The wheelchair modification device also has a solar panel that can collect and store energy while the user operates the wheelchair outdoors.

The AutoMov team set out to design and build a working prototype in October 2020. On top of interruptions to implementation and challenges to communication when creating a prototype during a pandemic, they struggled with developing a product that could be easily integrated into several types of wheelchairs currently on the market.

However, teamwork among the AutoMov members and guidance from EPICS faculty mentor Van Dinh Vy Phuong, a lecturer of information technology at Lac Hong University who facilitates the BUILD-IT EPICS program, helped the team overcome obstacles. The team presented their prototype at the 2021 EPICS Final Showcase in October, winning first place.

Members of the AutoMov team pose for a group photo at the 2021 EPICS Final Showcase.

Members of the AutoMov team present their solution at the 2021 EPICS Final Showcase. Photo courtesy of Van Dinh Vy Phuong.

Anh also sought out business administration and economics students to help the AutoMov team and joined the BUILD-IT Maker to Entrepreneur program this past April after their EPICS Final Showcase win to gain a better understanding of the process of bringing new products to market.

While the Maker to Entrepreneur program competition in Ho Chi Minh City was postponed due to the pandemic, the AutoMov team applied their entrepreneurship training instead to the Creative Idea Challenge competition, which is organized by the Ho Chi Minh City Department of Science and Technology.

This competition allowed them to improve their product and business model, and promote the idea to a wider market.

In October, the AutoMov team surpassed 300 other teams from across Vietnam to win the first-place prize in the final pitch event of the Creative Idea Challenge — adding to their success and increasing recognition from their community.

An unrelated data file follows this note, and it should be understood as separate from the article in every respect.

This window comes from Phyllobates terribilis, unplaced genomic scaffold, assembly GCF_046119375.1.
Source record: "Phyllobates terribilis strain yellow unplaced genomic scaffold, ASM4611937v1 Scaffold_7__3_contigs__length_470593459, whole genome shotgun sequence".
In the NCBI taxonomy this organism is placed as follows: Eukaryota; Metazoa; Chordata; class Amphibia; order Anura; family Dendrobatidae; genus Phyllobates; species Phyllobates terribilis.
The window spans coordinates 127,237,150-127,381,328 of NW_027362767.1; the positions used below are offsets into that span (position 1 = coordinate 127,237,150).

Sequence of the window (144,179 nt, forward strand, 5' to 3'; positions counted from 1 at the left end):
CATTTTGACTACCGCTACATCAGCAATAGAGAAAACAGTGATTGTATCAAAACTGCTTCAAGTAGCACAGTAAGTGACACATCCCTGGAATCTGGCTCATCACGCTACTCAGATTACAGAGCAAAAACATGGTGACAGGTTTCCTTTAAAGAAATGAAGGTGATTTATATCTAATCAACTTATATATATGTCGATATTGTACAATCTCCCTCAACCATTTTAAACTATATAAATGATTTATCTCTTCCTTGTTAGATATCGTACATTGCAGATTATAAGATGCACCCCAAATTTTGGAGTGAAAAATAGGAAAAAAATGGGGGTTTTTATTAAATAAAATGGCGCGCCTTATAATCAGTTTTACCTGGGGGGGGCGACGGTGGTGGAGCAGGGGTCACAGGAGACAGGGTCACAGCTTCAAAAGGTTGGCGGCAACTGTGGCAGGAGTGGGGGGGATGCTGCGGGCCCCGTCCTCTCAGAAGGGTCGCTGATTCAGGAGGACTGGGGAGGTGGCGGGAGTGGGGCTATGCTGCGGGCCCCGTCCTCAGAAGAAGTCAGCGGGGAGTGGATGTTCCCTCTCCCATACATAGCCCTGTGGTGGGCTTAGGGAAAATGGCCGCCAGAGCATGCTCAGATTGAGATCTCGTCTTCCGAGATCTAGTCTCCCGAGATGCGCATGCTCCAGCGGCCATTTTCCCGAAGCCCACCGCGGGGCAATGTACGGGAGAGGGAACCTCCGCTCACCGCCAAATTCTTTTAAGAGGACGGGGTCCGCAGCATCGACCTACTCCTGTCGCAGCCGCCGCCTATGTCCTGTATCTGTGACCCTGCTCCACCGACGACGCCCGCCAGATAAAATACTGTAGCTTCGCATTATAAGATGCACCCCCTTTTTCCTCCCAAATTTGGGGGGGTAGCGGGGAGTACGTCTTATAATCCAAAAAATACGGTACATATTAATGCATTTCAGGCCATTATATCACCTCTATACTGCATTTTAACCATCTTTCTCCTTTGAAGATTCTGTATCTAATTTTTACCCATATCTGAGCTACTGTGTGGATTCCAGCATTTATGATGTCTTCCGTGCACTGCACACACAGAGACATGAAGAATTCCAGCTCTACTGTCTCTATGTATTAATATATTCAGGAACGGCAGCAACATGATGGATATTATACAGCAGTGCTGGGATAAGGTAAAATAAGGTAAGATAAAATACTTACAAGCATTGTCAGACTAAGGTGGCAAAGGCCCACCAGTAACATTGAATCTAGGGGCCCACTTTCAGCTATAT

“The plan is now clearer than ever,” Anh said. “Moving forward, we will connect more members to form a product deployment team.”

They will work on legal aspects of their company, track market needs and collaborate with hospitals and other organizations for people with disabilities.

“Fundraising programs are also on the table to speed up the project’s development,” Anh said, “bringing more products to those in need and contributing to a favorable part of users’ lives.”

More Science and technology


A group of people posing around the Arizona State University sign on the ASU Tempe campus with Old Main building in the background

ASU expands hands-on lab opportunities for online biochemistry students

As a New York City autopsy research coordinator, Stephanie McQuillan saw her continued education as a gateway for career…

May 16, 2024
Headshot of Petr Sulc

Blueprints of self-assembly: New design technique advances nanotechnology

Many biological structures of impressive beauty and sophistication arise through processes of self-assembly. Indeed, the natural…

May 16, 2024
Three people sit at a table signing documents

ASU assists Panamanian microelectronics development efforts

Arizona State University continues to expand its efforts to support the development of the semiconductor workforce and supply…

May 15, 2024